Kimlab

Welcome to the website of the Kim laboratory. Our research integrates modern computational and experimental approaches to solve important problems in biomedical science. We aim to have major impact on patient care and to aid in the development of new therapies for various disease areas. In these efforts we are aided by the breathtaking pace of discovery in many fields today. Thus, we develop novel machine learning (AI) technologies for computational structural biology as well as other areas, and tightly integrate these methods with modern high-throughput screening technologies in the wet-lab. For instance, we use computational and high-throughput methods to design and validate novel protein and peptide based therapeutics and develop new innovative techniques for systems biology and translational science.

Check out our publication page for more details.

Check out press coverage for news stories about our work, including a 2016 story on the UofT website about our new technology to engineer cancer drugs, and a January 2018 story on C&E News on our technology to generate D-amino acid ("mirror image") analogs of peptide therapeutics. Our novel deep graph neural network technology, as the first validated AI technology to design proteins was covered in September 2020 on UofT Medicine News. Moreover, our efforts of developing compounds to fight covid-19 using our D-amino acid technology were featured in the Toronto Star and on CTV in December 2021.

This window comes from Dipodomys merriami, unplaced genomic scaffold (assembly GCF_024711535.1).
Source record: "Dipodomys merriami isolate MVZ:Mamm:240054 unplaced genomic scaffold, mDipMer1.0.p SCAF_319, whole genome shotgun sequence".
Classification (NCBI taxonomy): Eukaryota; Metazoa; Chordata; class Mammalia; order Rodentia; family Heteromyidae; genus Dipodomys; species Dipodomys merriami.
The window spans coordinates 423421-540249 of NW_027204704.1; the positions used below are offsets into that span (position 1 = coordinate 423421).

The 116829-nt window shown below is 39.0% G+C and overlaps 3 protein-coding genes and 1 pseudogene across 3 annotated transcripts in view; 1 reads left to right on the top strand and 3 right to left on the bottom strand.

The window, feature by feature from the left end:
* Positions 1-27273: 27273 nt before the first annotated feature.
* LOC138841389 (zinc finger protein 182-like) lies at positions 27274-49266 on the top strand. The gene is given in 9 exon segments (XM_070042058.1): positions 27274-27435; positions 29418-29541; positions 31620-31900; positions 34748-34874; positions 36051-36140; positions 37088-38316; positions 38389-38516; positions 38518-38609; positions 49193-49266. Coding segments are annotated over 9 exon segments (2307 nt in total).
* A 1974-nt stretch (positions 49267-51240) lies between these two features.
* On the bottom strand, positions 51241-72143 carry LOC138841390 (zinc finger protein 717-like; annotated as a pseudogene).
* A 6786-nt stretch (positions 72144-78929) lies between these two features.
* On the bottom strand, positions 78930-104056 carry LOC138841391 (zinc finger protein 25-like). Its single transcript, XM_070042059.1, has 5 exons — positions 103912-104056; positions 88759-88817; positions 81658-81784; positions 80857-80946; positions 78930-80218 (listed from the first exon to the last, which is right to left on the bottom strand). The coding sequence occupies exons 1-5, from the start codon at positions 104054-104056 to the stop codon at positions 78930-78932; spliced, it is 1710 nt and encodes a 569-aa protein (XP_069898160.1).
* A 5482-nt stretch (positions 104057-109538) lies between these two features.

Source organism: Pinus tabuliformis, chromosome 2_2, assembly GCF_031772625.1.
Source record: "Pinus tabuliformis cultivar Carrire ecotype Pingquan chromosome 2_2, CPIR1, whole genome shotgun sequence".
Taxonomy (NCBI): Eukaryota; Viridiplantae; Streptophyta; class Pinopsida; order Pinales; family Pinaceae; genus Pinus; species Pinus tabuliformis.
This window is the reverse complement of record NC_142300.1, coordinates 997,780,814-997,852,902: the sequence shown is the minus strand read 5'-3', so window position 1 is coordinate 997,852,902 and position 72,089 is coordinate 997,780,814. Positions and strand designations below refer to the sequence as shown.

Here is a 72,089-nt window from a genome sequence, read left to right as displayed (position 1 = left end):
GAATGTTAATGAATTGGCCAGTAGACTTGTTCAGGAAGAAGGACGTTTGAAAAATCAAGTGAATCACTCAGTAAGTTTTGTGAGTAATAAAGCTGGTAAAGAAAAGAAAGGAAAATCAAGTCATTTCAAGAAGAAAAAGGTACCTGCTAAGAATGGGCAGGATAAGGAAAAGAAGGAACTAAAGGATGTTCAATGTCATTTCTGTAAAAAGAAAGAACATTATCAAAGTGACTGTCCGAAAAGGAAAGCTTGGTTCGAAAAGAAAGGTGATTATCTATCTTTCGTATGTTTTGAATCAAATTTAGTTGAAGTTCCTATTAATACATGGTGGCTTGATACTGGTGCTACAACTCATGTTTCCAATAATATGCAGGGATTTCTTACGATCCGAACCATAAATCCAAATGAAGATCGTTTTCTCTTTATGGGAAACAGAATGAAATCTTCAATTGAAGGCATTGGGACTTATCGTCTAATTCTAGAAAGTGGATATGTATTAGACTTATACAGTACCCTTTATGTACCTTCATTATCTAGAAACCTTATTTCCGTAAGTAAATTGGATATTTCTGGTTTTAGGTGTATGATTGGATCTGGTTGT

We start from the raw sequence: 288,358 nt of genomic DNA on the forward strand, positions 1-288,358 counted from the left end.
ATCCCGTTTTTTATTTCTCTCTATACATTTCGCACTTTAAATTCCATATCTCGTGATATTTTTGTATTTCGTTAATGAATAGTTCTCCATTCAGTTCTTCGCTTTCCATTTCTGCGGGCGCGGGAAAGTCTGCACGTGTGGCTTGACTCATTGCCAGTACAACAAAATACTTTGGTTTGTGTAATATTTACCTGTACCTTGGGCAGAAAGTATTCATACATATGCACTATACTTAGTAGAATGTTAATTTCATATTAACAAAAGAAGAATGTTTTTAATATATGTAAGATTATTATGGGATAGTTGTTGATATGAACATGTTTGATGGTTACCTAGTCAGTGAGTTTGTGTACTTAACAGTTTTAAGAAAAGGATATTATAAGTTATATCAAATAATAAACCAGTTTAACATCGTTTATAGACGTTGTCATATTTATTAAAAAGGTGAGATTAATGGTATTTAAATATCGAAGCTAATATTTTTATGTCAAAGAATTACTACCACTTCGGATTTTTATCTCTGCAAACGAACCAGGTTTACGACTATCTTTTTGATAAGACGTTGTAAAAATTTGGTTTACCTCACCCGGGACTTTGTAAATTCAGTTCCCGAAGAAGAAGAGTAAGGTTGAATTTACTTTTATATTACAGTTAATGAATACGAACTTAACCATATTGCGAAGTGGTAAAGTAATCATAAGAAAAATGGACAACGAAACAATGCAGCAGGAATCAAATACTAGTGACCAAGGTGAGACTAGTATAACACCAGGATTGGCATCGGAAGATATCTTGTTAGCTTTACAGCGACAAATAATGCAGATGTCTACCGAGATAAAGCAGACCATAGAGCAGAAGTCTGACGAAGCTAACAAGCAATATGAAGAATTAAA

We are located in the new interdisplinary research centre, the Terrence Donnelly Centre for Cellular and Biomolecular Research, a terrific environment for collaborative research (see Nature). We are affiliated with the following departments and programs:

Terrence Donnelly CCBR

Department of Molecular Genetics,

Department of Computer Science,

Collaborative Program for Genome Biology and Bioinformatics

Faculty of Medicine

all within the

University of Toronto

We periodically have positions available for postdoctoral researchers and graduate students, as well as undergraduates.